Fuel for combined cycle power plants Combined cycle plants are usually powered by natural gas, although fuel oil, synthesis gas or other fuels can be used. The supplementary fuel may be natural gas, fuel oil, or coal. Bio-fuels can also be used. Integrated solar combined cycle power stations combine the energy harvested from solar radiation with another fuel to cut fuel costs and environmental impact.

Configuration of CCGT plants The combined-cycle system includes single-shaft and multi-shaft configurations. The single-shaft system consists of one gas turbine, one steam turbine, one generator and one Heat Recovery Steam Generator (HRSG), with the gas turbine and steam turbine coupled to the single generator in a tandem arrangement on a single shaft. Key advantages of the single-shaft arrangement are operating simplicity, smaller footprint, and lower startup cost. Single-shaft arrangements, however, will tend to have less flexibility and equivalent reliability than multi-shaft blocks. Additional operational flexibility is provided with a steam turbine which can be disconnected, using an SSS Clutch, for start up or for simple cycle operation of the gas turbine. Multi-shaft systems have one or more gas turbine-generators and HRSGs that supply steam through a common header to a separate single steam turbine-generator. In terms of overall investment a multi-shaft system is about 5% higher in costs. Single- and multiple-pressure non-reheat steam cycles are applied to combined-cycle systems equipped with gas turbines having rating point exhaust gas temperatures of approximately 540 °C or less. Selection of a single- or multiple-pressure steam cycle for a specific application is determined by economic evaluation which considers plant installed cost, fuel cost and quality, plant duty cycle, and operating and maintenance cost.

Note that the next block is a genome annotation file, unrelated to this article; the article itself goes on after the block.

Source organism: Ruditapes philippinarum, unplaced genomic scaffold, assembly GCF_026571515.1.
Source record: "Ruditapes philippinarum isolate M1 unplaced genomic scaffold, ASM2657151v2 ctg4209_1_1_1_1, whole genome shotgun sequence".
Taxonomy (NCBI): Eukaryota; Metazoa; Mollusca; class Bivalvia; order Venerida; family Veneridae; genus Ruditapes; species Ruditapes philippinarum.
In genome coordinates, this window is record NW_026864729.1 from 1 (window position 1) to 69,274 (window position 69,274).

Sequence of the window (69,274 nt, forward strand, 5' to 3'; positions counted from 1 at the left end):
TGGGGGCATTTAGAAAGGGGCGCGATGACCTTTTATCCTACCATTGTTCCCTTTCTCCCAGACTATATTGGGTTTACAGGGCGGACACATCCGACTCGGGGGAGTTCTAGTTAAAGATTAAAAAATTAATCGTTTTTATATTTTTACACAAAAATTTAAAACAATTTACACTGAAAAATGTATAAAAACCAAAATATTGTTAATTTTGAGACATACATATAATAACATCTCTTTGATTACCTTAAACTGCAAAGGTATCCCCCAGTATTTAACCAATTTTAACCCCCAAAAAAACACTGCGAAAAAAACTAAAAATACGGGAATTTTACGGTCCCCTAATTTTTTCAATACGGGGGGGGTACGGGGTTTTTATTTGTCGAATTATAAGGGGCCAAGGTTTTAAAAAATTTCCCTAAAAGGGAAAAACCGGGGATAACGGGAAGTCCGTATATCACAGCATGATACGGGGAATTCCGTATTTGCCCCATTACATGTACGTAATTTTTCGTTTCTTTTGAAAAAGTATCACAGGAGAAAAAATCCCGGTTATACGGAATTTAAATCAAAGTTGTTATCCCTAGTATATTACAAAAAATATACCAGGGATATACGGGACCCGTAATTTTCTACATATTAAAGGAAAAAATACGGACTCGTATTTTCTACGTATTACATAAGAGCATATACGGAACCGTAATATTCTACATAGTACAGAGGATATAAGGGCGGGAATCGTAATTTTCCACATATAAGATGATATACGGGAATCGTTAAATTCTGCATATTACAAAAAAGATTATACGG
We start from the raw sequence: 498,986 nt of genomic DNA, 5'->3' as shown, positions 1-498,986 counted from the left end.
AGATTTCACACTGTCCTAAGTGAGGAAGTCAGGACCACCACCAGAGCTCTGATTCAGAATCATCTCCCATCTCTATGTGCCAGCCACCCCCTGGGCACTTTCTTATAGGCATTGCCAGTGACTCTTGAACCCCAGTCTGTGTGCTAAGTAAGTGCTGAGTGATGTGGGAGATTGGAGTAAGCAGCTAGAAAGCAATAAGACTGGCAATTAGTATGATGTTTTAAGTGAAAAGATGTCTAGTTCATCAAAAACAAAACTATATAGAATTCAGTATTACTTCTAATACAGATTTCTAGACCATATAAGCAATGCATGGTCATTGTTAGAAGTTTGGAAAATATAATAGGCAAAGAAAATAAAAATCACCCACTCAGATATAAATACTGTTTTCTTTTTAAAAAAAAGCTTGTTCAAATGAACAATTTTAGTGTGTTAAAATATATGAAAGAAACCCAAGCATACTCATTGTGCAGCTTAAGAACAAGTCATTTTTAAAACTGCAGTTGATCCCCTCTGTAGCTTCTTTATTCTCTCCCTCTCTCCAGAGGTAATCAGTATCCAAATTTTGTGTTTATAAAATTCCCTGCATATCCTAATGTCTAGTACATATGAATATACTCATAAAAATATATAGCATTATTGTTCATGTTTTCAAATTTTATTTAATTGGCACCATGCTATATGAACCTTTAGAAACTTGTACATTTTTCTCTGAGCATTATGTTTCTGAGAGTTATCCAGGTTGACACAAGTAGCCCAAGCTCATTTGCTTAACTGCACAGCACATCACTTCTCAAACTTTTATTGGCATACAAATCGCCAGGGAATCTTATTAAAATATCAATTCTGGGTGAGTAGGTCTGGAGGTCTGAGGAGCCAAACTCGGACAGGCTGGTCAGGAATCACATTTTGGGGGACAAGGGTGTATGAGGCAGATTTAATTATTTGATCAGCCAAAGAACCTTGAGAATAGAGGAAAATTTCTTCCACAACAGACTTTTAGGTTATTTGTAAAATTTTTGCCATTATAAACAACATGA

Multiple-pressure reheat steam cycles are applied to combined-cycle systems with gas turbines having rating point exhaust gas temperatures of approximately 600 °C. The most efficient power generation cycles are those with unfired HRSGs with modular pre-engineered components. These unfired steam cycles are also the lowest in cost. Supplementary-fired combined-cycle systems are provided for specific application.

The primary regions of interest for cogeneration combined-cycle systems are those with unfired and supplementary fired steam cycles. These systems provide a wide range of thermal energy to electric power ratio and represent the range of thermal

energy capability and power generation covered by the product line for thermal energy and power systems.

by the product line for thermal energy and power systems. 2.2 Water treatment Raw water for

2.2 Water treatment

Raw water for steam turbine generation (STG), use as circulating water (CW) and other purposes is taken from the Agra canal through an extensive piping system. The water is contaminated with various minerals and other impurities which readily dissolve in it. They have to be removed from the raw water before it can be used for any industrial applications. For this purpose water is treated first by a Pre-Treatment (PT) plant and then by a De-Mineralization (DM) plant.

2.2.1 Pre-treatment (PT) plant

Pre-treatment plant consists mainly of clarifiers, chemical house, gravity filter, pressure filter and Chlorine dozing. A Cooling Water (CW) clarifier caters water requirement of CW makeup, HVAC makeup, fire fighting and auxiliary water requirements. For back washing gravity filters, blowers have been provided. Sand in the form of quartz, free from clay, fine particles and soft grains is used in the gravity filters with sizes ranging between 0.45 to 0.70 mm.

The nature and concentration of impurities and objectionable constituents of water determine the methods to be employed for the treatment of water. Different techniques are used for removal of mechanical impurities, Clayey turbidities, Colloidal, dissolved impurities, organic matter, detergents, polycyclic aromatics,

colouring substances, oils and aliphatic hydrocarbons etc. which impart taste or odour, polyvalent heavy-metal compounds, germs and bacteria.

odour, polyvalent heavy-metal compounds, germs and bacteria. The water is given an initial dose of chlorine

The water is given an initial dose of chlorine when it is in the raw water tank. This water is pumped by three CW pumps for use as circulating water while other three pump this water for further processing as described below: